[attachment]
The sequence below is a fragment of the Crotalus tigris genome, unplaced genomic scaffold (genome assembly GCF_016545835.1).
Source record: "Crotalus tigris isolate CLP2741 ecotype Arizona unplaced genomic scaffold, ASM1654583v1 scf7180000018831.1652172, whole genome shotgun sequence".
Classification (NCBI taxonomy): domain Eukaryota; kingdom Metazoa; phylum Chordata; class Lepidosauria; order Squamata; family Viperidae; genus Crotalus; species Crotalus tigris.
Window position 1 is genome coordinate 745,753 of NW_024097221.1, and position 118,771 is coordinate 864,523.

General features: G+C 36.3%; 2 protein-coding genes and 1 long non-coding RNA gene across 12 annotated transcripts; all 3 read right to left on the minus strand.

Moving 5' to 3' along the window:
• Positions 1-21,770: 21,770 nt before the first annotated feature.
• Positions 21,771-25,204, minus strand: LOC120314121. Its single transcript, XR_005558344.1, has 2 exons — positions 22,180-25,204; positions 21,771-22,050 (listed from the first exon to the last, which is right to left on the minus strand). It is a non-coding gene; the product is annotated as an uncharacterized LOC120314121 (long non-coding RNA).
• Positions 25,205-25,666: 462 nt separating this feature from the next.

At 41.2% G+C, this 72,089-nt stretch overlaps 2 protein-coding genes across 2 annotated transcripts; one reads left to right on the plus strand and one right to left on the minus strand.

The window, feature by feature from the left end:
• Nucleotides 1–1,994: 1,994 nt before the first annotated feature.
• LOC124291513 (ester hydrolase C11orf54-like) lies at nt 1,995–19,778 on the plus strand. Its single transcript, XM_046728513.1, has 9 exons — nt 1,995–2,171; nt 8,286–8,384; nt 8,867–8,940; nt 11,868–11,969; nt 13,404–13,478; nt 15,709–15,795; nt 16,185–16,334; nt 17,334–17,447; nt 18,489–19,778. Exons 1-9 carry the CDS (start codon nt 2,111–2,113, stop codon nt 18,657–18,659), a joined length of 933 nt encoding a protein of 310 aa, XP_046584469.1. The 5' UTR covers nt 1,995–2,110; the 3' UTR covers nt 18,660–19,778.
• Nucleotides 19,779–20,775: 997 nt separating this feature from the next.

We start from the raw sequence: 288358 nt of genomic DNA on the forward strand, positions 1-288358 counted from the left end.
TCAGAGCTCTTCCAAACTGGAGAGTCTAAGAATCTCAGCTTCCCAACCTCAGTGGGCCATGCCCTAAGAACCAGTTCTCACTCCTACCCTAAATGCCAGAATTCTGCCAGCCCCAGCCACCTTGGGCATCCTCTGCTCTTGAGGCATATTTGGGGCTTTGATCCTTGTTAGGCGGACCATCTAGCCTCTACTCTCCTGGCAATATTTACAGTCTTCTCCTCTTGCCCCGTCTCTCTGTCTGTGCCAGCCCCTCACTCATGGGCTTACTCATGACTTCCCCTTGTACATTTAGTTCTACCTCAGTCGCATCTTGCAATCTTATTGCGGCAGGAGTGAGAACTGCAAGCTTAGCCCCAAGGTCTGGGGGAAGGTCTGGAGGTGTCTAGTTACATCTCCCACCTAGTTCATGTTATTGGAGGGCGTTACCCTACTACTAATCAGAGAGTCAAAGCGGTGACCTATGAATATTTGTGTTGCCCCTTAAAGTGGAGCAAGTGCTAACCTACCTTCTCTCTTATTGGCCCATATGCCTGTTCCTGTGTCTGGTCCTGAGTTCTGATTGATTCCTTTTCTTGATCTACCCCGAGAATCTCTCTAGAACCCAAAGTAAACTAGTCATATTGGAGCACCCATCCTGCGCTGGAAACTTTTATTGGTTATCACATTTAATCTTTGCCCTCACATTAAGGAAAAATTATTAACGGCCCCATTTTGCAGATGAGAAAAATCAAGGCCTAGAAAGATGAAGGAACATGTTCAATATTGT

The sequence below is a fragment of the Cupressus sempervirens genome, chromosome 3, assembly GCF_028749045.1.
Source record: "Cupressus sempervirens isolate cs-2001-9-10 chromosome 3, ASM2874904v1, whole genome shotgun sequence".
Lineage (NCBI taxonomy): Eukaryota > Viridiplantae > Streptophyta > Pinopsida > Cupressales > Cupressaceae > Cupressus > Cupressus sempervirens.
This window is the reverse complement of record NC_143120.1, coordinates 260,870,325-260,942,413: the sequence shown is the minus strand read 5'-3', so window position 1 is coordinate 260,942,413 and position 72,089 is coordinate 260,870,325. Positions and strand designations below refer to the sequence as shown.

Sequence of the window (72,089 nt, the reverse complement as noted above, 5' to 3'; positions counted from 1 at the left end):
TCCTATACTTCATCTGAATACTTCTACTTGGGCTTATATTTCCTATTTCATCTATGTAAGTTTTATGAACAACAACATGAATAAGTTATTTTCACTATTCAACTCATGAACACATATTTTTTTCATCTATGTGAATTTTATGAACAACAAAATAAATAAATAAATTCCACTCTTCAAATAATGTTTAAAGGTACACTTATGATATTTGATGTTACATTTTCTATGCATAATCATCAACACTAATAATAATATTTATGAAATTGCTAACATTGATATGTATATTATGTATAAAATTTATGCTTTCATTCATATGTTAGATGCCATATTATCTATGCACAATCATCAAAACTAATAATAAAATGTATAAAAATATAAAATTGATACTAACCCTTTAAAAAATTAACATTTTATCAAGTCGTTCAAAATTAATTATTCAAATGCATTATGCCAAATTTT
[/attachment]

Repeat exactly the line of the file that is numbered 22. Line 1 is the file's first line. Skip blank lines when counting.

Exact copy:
TCCTATACTTCATCTGAATACTTCTACTTGGGCTTATATTTCCTATTTCATCTATGTAAGTTTTATGAACAACAACATGAATAAGTTATTTTCACTATTCAACTCATGAACACATATTTTTTTCATCTATGTGAATTTTATGAACAACAAAATAAATAAATAAATTCCACTCTTCAAATAATGTTTAAAGGTACACTTATGATATTTGATGTTACATTTTCTATGCATAATCATCAACACTAATAATAATATTTATGAAATTGCTAACATTGATATGTATATTATGTATAAAATTTATGCTTTCATTCATATGTTAGATGCCATATTATCTATGCACAATCATCAAAACTAATAATAAAATGTATAAAAATATAAAATTGATACTAACCCTTTAAAAAATTAACATTTTATCAAGTCGTTCAAAATTAATTATTCAAATGCATTATGCCAAATTTT